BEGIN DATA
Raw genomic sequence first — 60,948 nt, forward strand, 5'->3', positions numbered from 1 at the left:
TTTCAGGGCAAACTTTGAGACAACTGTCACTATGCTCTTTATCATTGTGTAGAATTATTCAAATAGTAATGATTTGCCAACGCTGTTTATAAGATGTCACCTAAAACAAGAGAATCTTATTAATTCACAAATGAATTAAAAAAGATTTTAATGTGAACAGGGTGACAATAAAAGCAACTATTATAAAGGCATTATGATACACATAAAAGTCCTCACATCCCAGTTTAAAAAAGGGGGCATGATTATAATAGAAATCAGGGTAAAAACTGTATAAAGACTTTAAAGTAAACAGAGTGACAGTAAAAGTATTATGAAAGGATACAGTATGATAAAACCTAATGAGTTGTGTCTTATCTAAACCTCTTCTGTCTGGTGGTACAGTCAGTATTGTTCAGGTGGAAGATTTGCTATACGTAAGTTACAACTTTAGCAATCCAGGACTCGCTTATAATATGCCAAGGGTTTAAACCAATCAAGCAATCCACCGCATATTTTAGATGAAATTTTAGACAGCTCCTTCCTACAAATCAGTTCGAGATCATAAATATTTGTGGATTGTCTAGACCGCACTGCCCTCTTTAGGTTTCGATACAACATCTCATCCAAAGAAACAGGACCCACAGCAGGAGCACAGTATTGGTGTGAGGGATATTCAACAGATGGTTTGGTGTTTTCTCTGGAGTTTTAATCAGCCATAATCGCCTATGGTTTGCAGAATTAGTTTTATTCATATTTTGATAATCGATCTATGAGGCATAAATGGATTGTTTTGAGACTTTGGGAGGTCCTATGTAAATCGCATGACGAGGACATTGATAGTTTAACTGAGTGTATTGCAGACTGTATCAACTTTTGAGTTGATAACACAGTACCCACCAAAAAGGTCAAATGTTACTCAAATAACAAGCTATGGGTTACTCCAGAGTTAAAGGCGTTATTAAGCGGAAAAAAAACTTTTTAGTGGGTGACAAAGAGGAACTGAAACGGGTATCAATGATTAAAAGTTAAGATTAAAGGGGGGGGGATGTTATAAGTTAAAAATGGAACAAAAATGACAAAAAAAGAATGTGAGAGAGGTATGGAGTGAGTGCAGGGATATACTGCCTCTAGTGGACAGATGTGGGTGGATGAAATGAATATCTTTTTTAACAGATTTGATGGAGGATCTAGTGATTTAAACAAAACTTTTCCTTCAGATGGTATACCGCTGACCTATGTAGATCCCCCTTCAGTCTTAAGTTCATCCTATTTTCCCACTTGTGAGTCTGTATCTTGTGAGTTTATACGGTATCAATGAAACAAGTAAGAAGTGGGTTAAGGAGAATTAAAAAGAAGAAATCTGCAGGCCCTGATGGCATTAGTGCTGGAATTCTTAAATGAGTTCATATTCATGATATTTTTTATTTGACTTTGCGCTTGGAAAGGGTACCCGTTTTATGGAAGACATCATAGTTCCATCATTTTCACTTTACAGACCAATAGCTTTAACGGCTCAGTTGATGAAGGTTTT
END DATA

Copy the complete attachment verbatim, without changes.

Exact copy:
Raw genomic sequence first — 60,948 nt, forward strand, 5'->3', positions numbered from 1 at the left:
TTTCAGGGCAAACTTTGAGACAACTGTCACTATGCTCTTTATCATTGTGTAGAATTATTCAAATAGTAATGATTTGCCAACGCTGTTTATAAGATGTCACCTAAAACAAGAGAATCTTATTAATTCACAAATGAATTAAAAAAGATTTTAATGTGAACAGGGTGACAATAAAAGCAACTATTATAAAGGCATTATGATACACATAAAAGTCCTCACATCCCAGTTTAAAAAAGGGGGCATGATTATAATAGAAATCAGGGTAAAAACTGTATAAAGACTTTAAAGTAAACAGAGTGACAGTAAAAGTATTATGAAAGGATACAGTATGATAAAACCTAATGAGTTGTGTCTTATCTAAACCTCTTCTGTCTGGTGGTACAGTCAGTATTGTTCAGGTGGAAGATTTGCTATACGTAAGTTACAACTTTAGCAATCCAGGACTCGCTTATAATATGCCAAGGGTTTAAACCAATCAAGCAATCCACCGCATATTTTAGATGAAATTTTAGACAGCTCCTTCCTACAAATCAGTTCGAGATCATAAATATTTGTGGATTGTCTAGACCGCACTGCCCTCTTTAGGTTTCGATACAACATCTCATCCAAAGAAACAGGACCCACAGCAGGAGCACAGTATTGGTGTGAGGGATATTCAACAGATGGTTTGGTGTTTTCTCTGGAGTTTTAATCAGCCATAATCGCCTATGGTTTGCAGAATTAGTTTTATTCATATTTTGATAATCGATCTATGAGGCATAAATGGATTGTTTTGAGACTTTGGGAGGTCCTATGTAAATCGCATGACGAGGACATTGATAGTTTAACTGAGTGTATTGCAGACTGTATCAACTTTTGAGTTGATAACACAGTACCCACCAAAAAGGTCAAATGTTACTCAAATAACAAGCTATGGGTTACTCCAGAGTTAAAGGCGTTATTAAGCGGAAAAAAAACTTTTTAGTGGGTGACAAAGAGGAACTGAAACGGGTATCAATGATTAAAAGTTAAGATTAAAGGGGGGGGGATGTTATAAGTTAAAAATGGAACAAAAATGACAAAAAAAGAATGTGAGAGAGGTATGGAGTGAGTGCAGGGATATACTGCCTCTAGTGGACAGATGTGGGTGGATGAAATGAATATCTTTTTTAACAGATTTGATGGAGGATCTAGTGATTTAAACAAAACTTTTCCTTCAGATGGTATACCGCTGACCTATGTAGATCCCCCTTCAGTCTTAAGTTCATCCTATTTTCCCACTTGTGAGTCTGTATCTTGTGAGTTTATACGGTATCAATGAAACAAGTAAGAAGTGGGTTAAGGAGAATTAAAAAGAAGAAATCTGCAGGCCCTGATGGCATTAGTGCTGGAATTCTTAAATGAGTTCATATTCATGATATTTTTTATTTGACTTTGCGCTTGGAAAGGGTACCCGTTTTATGGAAGACATCATAGTTCCATCATTTTCACTTTACAGACCAATAGCTTTAACGGCTCAGTTGATGAAGGTTTT